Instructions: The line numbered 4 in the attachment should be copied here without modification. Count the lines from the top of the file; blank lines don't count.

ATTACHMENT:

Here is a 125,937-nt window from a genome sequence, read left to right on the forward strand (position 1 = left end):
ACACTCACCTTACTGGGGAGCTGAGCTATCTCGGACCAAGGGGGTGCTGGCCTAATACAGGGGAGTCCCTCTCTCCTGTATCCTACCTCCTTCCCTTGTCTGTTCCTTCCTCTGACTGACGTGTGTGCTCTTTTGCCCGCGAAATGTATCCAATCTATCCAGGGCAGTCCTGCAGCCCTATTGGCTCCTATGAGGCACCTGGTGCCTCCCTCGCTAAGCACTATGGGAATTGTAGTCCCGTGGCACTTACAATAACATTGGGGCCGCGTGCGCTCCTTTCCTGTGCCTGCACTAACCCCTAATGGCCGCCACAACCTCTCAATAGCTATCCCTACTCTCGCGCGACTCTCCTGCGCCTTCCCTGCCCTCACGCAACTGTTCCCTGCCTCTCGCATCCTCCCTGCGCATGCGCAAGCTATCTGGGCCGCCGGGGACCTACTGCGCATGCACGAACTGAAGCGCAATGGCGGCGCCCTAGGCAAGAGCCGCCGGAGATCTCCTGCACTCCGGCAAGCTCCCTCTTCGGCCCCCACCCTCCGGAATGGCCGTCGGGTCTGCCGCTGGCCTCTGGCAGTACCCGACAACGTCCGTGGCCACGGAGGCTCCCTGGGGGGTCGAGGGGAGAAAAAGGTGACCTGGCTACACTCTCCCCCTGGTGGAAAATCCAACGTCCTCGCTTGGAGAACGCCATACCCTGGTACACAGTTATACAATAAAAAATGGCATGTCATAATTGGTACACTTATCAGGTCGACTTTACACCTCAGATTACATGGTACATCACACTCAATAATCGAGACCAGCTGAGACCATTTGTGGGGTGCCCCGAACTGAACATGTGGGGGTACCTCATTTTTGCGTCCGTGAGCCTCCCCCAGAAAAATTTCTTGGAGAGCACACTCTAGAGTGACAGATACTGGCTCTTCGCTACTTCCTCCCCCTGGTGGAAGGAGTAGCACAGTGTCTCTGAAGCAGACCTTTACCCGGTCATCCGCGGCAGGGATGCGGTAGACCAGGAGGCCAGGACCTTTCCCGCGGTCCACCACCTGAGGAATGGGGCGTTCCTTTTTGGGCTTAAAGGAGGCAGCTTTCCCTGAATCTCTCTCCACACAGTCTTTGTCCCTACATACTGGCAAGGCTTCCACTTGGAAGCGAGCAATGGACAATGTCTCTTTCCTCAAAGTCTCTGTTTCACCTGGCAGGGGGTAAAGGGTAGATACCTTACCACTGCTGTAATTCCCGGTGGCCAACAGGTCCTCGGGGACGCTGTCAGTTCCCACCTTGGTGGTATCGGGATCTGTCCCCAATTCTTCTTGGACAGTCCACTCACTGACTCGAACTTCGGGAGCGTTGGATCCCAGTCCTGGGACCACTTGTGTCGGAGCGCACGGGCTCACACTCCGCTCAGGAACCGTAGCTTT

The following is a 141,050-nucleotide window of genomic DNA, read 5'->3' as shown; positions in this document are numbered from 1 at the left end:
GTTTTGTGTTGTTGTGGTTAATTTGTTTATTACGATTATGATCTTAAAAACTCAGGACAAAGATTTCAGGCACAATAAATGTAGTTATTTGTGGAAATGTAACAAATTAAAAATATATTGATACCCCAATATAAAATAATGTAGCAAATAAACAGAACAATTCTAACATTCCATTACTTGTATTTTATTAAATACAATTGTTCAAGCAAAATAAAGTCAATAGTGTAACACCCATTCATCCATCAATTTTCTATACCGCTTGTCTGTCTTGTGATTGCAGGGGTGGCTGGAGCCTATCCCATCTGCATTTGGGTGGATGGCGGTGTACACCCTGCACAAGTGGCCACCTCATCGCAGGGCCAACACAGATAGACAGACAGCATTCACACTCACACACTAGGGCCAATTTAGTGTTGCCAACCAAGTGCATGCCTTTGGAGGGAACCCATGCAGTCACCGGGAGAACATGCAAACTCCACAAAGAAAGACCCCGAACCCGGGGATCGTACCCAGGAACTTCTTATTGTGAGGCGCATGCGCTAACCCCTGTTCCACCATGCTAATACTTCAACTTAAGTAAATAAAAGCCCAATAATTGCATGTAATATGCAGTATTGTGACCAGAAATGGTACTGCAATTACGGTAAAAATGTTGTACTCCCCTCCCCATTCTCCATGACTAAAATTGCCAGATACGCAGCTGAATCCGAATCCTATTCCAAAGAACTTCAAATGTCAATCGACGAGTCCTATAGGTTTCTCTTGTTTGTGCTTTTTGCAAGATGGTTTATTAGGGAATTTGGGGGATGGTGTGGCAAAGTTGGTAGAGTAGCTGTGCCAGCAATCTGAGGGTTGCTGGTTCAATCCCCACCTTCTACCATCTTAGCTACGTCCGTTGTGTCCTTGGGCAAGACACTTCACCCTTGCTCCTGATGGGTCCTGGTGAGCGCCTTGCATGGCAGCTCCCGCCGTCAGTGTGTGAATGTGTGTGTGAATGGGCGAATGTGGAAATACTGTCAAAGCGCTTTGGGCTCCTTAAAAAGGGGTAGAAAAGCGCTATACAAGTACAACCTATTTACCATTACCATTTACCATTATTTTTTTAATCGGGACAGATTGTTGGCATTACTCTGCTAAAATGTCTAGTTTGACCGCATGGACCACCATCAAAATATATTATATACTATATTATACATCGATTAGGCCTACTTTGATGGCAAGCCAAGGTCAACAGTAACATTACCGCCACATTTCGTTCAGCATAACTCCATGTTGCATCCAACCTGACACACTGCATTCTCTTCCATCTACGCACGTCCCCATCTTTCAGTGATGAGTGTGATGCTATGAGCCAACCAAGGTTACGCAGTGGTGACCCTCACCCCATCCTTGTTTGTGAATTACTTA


GTTTTGTGTTGTTGTGGTTAATTTGTTTATTACGATTATGATCTTAAAAACTCAGGACAAAGATTTCAGGCACAATAAATGTAGTTATTTGTGGAAATGTAACAAATTAAAAATATATTGATACCCCAATATAAAATAATGTAGCAAATAAACAGAACAATTCTAACATTCCATTACTTGTATTTTATTAAATACAATTGTTCAAGCAAAATAAAGTCAATAGTGTAACACCCATTCATCCATCAATTTTCTATACCGCTTGTCTGTCTTGTGATTGCAGGGGTGGCTGGAGCCTATCCCATCTGCATTTGGGTGGATGGCGGTGTACACCCTGCACAAGTGGCCACCTCATCGCAGGGCCAACACAGATAGACAGACAGCATTCACACTCACACACTAGGGCCAATTTAGTGTTGCCAACCAAGTGCATGCCTTTGGAGGGAACCCATGCAGTCACCGGGAGAACATGCAAACTCCACAAAGAAAGACCCCGAACCCGGGGATCGTACCCAGGAACTTCTTATTGTGAGGCGCATGCGCTAACCCCTGTTCCACCATGCTAATACTTCAACTTAAGTAAATAAAAGCCCAATAATTGCATGTAATATGCAGTATTGTGACCAGAAATGGTACTGCAATTACGGTAAAAATGTTGTACTCCCCTCCCCATTCTCCATGACTAAAATTGCCAGATACGCAGCTGAATCCGAATCCTATTCCAAAGAACTTCAAATGTCAATCGACGAGTCCTATAGGTTTCTCTTGTTTGTGCTTTTTGCAAGATGGTTTATTAGGGAATTTGGGGGATGGTGTGGCAAAGTTGGTAGAGTAGCTGTGCCAGCAATCTGAGGGTTGCTGGTTCAATCCCCACCTTCTACCATCTTAGCTACGTCCGTTGTGTCCTTGGGCAAGACACTTCACCCTTGCTCCTGATGGGTCCTGGTGAGCGCCTTGCATGGCAGCTCCCGCCGTCAGTGTGTGAATGTGTGTGTGAATGGGCGAATGTGGAAATACTGTCAAAGCGCTTTGGGCTCCTTAAAAAGGGGTAGAAAAGCGCTATACAAGTACAACCTATTTACCATTACCATTTACCATTATTTTTTTAATCGGGACAGATTGTTGGCATTACTCTGCTAAAATGTCTAGTTTGACCGCATGGACCACCATCAAAATATATTATATACTATATTATACATCGATTAGGCCTACTTTGATGGCAAGCCAAGGTCAACAGTAACATTACCGCCACATTTCGTTCAGCATAACTCCATGTTGCATCCAACCTGACACACTGCATTCTCTTCCATCTACGCACGTCCCCATCTTTCAGTGATGAGTGTGATGCTATGAGCCAACCAAGGTTACGCAGTGGTGACCCTCACCCCATCCTTGTTTGTGAATTACTTA